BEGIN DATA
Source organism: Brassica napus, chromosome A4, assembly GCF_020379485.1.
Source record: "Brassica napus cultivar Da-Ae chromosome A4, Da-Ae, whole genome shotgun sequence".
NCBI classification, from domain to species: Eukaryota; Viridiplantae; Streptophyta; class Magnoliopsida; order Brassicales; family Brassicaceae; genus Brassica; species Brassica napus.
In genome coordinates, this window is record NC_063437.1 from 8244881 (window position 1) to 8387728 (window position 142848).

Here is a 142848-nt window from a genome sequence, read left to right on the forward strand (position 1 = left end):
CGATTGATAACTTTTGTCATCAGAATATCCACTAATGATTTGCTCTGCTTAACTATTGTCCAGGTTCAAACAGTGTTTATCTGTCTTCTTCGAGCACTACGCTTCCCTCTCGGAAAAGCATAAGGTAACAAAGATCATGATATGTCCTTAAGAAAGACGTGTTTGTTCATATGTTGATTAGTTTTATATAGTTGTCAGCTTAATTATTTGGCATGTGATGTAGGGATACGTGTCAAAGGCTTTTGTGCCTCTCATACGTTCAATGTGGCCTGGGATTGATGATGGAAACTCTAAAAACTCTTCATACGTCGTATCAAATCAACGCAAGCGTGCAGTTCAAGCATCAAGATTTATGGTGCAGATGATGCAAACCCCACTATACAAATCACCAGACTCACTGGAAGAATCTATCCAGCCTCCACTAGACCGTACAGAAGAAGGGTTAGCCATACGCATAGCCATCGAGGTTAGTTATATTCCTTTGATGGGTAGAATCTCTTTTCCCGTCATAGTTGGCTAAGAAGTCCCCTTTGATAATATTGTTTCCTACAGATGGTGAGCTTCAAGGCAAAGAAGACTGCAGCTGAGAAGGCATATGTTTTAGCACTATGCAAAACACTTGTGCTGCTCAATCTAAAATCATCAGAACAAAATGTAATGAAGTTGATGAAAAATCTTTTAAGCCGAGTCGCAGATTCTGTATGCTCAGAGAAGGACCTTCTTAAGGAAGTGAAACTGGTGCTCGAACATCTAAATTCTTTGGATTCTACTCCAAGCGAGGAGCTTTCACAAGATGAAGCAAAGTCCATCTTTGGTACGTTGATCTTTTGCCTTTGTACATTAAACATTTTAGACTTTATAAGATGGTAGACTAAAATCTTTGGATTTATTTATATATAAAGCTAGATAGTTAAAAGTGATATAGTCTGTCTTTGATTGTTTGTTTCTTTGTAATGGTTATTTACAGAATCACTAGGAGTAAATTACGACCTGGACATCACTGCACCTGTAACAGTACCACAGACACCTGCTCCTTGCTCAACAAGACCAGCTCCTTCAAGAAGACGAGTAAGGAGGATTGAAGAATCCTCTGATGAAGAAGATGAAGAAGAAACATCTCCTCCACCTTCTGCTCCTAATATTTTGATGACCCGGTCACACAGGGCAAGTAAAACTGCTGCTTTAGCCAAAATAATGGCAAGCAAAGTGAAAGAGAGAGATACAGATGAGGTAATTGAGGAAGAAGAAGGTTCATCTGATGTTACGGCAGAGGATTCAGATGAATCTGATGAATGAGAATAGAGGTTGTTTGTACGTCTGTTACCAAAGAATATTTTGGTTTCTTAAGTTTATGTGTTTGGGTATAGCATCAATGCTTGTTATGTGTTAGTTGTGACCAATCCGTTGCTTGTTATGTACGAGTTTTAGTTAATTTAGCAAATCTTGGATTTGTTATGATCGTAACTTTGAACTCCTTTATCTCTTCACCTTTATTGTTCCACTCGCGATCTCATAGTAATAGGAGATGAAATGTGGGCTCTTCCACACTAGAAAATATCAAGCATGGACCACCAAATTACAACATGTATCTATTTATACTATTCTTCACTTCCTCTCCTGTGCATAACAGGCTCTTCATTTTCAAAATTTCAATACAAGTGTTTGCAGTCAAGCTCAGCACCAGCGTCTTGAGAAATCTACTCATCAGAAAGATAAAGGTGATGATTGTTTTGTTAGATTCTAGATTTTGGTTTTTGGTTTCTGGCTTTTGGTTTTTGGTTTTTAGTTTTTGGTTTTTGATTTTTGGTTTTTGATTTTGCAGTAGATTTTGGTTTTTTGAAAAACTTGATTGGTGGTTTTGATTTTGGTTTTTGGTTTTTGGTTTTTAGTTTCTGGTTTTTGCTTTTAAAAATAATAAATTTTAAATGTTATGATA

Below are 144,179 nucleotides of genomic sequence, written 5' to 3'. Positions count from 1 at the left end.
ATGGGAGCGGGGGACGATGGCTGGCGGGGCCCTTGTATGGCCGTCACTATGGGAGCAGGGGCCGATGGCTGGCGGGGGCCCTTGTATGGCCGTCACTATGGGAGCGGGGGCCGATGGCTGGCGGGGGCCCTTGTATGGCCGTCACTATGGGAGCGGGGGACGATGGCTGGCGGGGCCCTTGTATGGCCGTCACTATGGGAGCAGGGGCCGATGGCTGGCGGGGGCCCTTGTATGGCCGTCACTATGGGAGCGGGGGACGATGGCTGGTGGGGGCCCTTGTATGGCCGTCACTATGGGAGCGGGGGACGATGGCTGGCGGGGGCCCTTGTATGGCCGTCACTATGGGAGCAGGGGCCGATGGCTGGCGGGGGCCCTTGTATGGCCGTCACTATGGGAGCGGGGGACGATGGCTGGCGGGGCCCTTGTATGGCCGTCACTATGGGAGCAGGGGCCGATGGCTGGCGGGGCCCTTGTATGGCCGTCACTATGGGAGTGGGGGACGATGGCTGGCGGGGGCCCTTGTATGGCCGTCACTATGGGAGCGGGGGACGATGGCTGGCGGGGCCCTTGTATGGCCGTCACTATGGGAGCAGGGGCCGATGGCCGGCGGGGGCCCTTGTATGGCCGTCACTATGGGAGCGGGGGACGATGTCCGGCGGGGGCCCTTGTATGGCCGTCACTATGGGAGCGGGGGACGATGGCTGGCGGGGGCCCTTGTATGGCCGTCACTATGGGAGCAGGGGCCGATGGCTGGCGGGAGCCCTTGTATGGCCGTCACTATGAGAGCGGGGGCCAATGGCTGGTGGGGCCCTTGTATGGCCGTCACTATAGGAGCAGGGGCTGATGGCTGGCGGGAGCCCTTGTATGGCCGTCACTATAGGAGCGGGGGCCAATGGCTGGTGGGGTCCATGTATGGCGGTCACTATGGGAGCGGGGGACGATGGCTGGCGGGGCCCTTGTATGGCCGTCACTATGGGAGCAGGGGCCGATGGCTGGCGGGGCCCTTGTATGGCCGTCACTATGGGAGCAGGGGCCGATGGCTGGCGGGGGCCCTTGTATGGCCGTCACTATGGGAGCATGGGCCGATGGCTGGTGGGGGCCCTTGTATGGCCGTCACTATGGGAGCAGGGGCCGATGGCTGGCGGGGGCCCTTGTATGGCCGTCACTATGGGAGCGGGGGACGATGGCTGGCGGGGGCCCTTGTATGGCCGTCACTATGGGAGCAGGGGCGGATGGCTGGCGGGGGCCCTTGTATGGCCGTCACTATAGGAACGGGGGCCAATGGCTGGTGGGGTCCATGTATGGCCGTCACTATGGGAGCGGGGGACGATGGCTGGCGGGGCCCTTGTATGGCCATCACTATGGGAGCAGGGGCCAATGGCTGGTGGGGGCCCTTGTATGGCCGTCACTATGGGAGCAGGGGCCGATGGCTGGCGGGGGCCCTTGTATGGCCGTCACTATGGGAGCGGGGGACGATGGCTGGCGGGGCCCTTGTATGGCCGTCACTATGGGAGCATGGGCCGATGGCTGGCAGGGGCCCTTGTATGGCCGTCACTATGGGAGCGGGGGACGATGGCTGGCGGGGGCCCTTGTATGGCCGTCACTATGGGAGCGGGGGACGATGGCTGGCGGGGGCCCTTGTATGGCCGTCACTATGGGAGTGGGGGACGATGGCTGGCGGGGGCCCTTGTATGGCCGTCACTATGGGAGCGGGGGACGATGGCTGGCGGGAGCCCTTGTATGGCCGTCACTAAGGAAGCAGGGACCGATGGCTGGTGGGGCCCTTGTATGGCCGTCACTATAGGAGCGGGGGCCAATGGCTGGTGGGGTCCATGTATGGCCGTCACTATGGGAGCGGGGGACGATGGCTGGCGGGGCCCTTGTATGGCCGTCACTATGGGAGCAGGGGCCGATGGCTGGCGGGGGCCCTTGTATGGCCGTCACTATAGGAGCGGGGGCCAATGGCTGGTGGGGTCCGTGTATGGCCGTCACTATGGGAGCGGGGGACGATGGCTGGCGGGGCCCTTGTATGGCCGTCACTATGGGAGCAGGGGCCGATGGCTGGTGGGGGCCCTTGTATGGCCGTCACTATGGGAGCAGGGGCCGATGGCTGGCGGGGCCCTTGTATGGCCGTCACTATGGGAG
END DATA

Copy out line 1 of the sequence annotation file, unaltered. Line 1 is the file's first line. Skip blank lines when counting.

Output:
Source organism: Brassica napus, chromosome A4, assembly GCF_020379485.1.